Given we have no indication of what a new tenant’s workload or utilization will be, Kora’s tenant placement mechanism chooses two available cells at random and assigns the tenant to the cell with the lower load. This mechanism allows us to favor cells with a low load and avoids placing all new tenants in a single cell, which could create hotspots as they scale.
Kora must simultaneously balance the storage of data between tiers in its storage hierarchy (memory, local storage, and object storage), as well as between servers that will service requests for that data. This balancing is powered by feedback loops driven by the real-time usage of the cluster.
Data is actively migrated between memory, SSDs, and object storage. This process keeps recently accessed data in memory or local storage for low latency while ensuring fairness across tenants. Data is tiered out to object storage in chunks from the local representation but retained on SSD as a cache for some period of time. The broker manages all access to tiered data to maximize access and minimize cost of requests to object storage.
Aggressively tiering data has a direct impact on elasticity since this allows active balancing of partitions between servers with minimal movement of data.
The continual optimization of the placement of partitions across the cluster is particularly important to ensure consistent load and predictable performance. This balancing must simultaneously respect the AZ replication, cell placement rules, and tenant fairness while attempting to balance CPU and local I/O usage and minimizing the cost and impact of frequent partition movement or unstable churn in which partitions move back and forth due to varying load.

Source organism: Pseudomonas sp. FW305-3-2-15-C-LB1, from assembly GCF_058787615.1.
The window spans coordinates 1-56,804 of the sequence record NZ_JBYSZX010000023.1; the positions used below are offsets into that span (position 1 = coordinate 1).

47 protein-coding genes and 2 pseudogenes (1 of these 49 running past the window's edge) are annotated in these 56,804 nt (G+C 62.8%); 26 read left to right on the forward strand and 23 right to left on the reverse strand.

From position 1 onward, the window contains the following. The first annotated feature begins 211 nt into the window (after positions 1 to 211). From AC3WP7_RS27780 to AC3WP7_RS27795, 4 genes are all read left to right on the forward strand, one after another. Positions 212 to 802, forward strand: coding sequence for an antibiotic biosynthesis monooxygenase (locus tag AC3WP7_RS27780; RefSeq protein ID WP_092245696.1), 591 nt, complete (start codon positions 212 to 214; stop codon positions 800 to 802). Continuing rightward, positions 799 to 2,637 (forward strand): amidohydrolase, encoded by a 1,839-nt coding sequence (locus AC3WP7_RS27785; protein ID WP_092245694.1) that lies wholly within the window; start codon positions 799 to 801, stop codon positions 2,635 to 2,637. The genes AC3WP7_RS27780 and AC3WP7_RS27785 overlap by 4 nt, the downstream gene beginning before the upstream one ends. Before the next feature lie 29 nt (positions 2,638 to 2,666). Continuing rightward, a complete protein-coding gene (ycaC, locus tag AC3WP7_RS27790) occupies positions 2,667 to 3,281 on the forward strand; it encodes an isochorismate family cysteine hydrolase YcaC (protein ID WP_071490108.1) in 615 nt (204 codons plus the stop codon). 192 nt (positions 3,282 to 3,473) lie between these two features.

One of the core pillars of Kora is to build a system that is operated by software, not humans. There is a direct correlation between operational toil on our engineers, the availability of our service, and the experience our users have.
This type of automation is hundreds of small things rather than one big one. I’ll outline two illustrative categories.
The first is a set of checks on the liveness, performance, and correctness of our systems. For example, we run continuous checks on all data that is stored to prove that all stored data is retained for the required time and no silent corruption or loss of data has occurred.
Another category is health checks and remediation. We also have thousands of health checks that continuously probe the brokers to detect any lapses in availability or performance. When running tens of thousands of instances, failures in underlying compute, storage, or other cloud infrastructure becomes commonplace. The system must be able to automatically detect and mitigate these issues before they become an issue for our users. Hard failures are easy to detect, but it is not uncommon to have failure modes that degrade performance or produce regular errors without total failure.
An example of this is the degraded storage remediation Kora has built-in. Kora runs a storage health manager that keeps track of storage operations. If storage operations stop showing progress, the broker is automatically restarted. If the issues persist, partition leadership is migrated away from the degraded broker and it is replaced.
Hopefully, that quick tour gives a sense of the system we’ve built. We’re incredibly proud of the hard work and dedication of the many engineers who’ve poured millions of hours of engineering to build this. For those who want to learn more, we’ll be publishing a paper that dives further into some of the internals. We’re excited to continue improving Kora and have some exciting new features we’ll share with everyone at Current ʼ23 in San Jose later this year.